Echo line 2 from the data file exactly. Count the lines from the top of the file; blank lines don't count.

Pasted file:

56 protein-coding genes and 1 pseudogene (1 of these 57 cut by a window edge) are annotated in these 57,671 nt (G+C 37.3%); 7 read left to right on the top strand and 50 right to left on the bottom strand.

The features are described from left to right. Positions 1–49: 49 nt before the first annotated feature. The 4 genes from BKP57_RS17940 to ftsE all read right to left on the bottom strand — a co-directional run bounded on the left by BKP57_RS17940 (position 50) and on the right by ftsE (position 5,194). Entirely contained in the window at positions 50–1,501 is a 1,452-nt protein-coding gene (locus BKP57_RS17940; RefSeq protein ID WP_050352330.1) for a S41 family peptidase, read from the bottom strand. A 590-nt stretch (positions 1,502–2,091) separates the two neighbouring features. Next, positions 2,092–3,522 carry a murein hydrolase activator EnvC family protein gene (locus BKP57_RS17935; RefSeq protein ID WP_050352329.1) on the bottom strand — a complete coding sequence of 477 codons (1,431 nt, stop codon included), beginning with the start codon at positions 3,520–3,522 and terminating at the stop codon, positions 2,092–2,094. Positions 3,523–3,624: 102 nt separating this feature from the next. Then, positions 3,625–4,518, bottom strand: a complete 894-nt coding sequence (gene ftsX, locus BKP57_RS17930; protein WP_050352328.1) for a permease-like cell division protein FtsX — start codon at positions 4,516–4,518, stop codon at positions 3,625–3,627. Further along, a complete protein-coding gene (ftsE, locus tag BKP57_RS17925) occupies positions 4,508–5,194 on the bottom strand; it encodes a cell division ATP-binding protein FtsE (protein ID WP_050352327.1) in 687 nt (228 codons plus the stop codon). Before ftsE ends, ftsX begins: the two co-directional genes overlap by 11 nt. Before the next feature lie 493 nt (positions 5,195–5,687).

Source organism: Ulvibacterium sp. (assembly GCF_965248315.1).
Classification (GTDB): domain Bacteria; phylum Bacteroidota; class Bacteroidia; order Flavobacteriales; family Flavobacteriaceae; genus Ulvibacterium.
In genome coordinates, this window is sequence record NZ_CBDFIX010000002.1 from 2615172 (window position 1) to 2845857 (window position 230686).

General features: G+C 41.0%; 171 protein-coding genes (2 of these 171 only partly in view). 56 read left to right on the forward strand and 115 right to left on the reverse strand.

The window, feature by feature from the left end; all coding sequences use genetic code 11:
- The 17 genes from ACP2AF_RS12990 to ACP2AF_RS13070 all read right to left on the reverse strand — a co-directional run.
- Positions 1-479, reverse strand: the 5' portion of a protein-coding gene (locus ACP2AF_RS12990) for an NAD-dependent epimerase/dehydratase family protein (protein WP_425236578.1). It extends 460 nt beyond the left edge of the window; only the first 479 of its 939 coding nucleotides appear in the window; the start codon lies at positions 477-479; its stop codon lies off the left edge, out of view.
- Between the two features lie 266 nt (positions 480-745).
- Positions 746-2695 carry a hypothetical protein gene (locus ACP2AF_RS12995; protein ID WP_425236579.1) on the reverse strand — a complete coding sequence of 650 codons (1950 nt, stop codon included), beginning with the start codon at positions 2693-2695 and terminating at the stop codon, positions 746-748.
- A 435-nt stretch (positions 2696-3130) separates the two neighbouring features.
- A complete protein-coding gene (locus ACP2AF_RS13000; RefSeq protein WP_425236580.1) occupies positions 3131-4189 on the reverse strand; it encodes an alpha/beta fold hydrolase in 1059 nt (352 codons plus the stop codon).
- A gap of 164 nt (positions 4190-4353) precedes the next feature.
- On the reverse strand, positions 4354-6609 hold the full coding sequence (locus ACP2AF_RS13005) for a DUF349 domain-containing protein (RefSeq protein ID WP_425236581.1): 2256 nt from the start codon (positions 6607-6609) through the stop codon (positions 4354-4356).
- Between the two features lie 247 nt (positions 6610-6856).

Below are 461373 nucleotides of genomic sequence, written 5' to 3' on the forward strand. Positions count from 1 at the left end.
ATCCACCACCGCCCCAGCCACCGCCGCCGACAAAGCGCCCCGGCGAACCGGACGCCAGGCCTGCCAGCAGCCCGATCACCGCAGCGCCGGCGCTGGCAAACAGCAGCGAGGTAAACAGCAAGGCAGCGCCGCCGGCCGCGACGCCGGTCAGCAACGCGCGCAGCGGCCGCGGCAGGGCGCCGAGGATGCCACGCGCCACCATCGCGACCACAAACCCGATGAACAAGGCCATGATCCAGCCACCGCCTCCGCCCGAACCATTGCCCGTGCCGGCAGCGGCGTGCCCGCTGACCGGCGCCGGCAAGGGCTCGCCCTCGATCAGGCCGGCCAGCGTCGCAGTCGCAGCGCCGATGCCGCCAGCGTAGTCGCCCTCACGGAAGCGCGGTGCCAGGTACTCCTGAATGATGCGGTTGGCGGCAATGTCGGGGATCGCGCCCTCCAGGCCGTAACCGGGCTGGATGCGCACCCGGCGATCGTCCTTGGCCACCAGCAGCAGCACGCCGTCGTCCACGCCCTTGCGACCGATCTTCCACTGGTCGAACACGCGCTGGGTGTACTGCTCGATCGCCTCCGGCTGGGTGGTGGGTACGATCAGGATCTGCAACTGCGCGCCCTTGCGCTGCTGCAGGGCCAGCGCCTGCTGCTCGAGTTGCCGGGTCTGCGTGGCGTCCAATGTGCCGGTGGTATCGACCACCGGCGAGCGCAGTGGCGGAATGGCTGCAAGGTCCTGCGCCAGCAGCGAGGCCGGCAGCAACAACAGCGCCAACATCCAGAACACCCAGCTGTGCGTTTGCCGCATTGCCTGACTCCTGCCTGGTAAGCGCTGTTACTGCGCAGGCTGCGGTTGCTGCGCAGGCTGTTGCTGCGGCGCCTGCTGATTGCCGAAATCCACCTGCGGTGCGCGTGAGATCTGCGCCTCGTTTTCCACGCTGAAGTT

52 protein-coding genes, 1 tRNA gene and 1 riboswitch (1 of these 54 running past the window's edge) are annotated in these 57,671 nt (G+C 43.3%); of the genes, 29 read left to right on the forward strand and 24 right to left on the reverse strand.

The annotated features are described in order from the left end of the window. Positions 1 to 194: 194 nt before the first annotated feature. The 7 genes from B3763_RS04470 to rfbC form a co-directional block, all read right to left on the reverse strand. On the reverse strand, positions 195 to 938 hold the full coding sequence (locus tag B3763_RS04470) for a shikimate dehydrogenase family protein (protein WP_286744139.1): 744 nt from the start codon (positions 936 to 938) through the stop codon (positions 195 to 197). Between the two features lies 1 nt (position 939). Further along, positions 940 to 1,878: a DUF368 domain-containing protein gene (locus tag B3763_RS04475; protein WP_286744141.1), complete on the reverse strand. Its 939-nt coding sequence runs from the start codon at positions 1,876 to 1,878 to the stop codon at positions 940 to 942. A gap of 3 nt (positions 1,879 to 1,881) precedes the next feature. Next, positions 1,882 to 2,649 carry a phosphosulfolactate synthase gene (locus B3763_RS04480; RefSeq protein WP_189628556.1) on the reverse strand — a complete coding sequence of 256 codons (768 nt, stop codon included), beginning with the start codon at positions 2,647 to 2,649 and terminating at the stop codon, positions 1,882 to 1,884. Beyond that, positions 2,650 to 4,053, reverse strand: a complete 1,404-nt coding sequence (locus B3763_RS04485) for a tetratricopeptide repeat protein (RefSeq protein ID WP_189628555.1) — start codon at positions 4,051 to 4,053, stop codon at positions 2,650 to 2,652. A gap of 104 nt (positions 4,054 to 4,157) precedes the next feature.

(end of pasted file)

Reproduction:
The features are described from left to right. Positions 1–49: 49 nt before the first annotated feature. The 4 genes from BKP57_RS17940 to ftsE all read right to left on the bottom strand — a co-directional run bounded on the left by BKP57_RS17940 (position 50) and on the right by ftsE (position 5,194). Entirely contained in the window at positions 50–1,501 is a 1,452-nt protein-coding gene (locus BKP57_RS17940; RefSeq protein ID WP_050352330.1) for a S41 family peptidase, read from the bottom strand. A 590-nt stretch (positions 1,502–2,091) separates the two neighbouring features. Next, positions 2,092–3,522 carry a murein hydrolase activator EnvC family protein gene (locus BKP57_RS17935; RefSeq protein ID WP_050352329.1) on the bottom strand — a complete coding sequence of 477 codons (1,431 nt, stop codon included), beginning with the start codon at positions 3,520–3,522 and terminating at the stop codon, positions 2,092–2,094. Positions 3,523–3,624: 102 nt separating this feature from the next. Then, positions 3,625–4,518, bottom strand: a complete 894-nt coding sequence (gene ftsX, locus BKP57_RS17930; protein WP_050352328.1) for a permease-like cell division protein FtsX — start codon at positions 4,516–4,518, stop codon at positions 3,625–3,627. Further along, a complete protein-coding gene (ftsE, locus tag BKP57_RS17925) occupies positions 4,508–5,194 on the bottom strand; it encodes a cell division ATP-binding protein FtsE (protein ID WP_050352327.1) in 687 nt (228 codons plus the stop codon). Before ftsE ends, ftsX begins: the two co-directional genes overlap by 11 nt. Before the next feature lie 493 nt (positions 5,195–5,687).